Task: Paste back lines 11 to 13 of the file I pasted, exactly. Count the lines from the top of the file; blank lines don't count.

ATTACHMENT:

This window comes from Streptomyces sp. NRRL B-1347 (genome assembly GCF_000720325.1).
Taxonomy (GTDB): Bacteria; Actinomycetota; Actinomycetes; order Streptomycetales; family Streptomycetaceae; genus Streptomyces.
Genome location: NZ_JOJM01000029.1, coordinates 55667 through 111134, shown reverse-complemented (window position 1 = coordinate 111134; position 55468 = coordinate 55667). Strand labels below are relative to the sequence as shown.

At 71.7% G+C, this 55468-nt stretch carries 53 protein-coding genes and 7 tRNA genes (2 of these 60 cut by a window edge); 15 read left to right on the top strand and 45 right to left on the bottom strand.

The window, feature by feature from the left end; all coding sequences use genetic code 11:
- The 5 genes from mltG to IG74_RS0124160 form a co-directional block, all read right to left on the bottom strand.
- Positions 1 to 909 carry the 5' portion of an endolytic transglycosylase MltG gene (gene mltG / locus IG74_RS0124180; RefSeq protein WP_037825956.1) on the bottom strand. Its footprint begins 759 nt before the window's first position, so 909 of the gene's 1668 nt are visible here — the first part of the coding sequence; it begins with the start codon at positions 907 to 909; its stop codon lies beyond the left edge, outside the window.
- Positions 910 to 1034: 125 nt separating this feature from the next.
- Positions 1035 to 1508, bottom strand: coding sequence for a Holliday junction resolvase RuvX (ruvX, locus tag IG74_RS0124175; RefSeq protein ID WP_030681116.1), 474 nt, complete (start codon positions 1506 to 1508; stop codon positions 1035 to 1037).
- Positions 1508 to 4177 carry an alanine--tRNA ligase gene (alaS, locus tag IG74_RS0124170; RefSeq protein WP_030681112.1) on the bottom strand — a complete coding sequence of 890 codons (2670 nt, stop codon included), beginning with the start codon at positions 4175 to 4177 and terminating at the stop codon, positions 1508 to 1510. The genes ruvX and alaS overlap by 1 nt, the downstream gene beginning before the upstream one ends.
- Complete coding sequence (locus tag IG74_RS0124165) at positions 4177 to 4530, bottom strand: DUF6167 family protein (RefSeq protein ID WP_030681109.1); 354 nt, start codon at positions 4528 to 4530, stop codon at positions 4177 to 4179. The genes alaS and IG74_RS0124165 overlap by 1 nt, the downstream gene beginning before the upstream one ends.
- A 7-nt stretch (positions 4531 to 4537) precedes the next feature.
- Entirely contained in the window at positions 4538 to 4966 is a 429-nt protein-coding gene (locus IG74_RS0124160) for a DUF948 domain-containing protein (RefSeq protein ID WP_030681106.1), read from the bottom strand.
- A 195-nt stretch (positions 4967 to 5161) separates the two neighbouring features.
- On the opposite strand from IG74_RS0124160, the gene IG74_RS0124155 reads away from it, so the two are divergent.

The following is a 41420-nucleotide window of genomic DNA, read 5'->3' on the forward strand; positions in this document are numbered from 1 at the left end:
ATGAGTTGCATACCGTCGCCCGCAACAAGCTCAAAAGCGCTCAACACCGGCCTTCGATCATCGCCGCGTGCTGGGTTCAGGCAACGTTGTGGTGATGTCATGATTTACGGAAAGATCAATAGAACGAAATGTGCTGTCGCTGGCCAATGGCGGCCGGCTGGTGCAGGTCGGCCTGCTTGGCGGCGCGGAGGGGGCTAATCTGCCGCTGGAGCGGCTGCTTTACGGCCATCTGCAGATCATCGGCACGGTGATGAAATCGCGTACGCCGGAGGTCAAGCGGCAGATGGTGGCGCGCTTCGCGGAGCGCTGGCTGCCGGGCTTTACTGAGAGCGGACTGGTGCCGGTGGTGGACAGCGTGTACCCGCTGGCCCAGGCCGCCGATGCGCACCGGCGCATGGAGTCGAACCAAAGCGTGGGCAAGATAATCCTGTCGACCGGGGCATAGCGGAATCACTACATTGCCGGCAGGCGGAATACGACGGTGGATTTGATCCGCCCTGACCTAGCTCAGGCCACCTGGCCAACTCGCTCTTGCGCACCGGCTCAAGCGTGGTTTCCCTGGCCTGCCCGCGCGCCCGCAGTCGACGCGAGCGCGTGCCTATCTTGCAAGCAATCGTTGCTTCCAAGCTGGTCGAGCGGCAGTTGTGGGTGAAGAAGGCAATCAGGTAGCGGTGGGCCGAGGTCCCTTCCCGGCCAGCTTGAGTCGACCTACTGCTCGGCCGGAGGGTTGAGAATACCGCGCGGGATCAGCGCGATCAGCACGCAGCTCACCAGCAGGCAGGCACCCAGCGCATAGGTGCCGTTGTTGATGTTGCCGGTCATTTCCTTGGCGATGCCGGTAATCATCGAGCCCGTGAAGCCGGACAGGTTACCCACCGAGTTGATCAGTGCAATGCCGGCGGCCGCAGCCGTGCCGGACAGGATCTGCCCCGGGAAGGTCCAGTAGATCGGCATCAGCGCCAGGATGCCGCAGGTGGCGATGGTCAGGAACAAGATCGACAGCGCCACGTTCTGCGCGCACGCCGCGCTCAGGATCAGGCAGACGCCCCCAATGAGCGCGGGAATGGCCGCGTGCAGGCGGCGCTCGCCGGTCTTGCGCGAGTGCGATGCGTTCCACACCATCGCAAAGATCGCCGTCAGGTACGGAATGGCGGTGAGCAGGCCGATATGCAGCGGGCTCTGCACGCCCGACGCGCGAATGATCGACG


- Complete coding sequence (locus tag IG74_RS0124165) at positions 4177 to 4530, bottom strand: DUF6167 family protein (RefSeq protein ID WP_030681109.1); 354 nt, start codon at positions 4528 to 4530, stop codon at positions 4177 to 4179. The genes alaS and IG74_RS0124165 overlap by 1 nt, the downstream gene beginning before the upstream one ends.
- A 7-nt stretch (positions 4531 to 4537) precedes the next feature.
- Entirely contained in the window at positions 4538 to 4966 is a 429-nt protein-coding gene (locus IG74_RS0124160) for a DUF948 domain-containing protein (RefSeq protein ID WP_030681106.1), read from the bottom strand.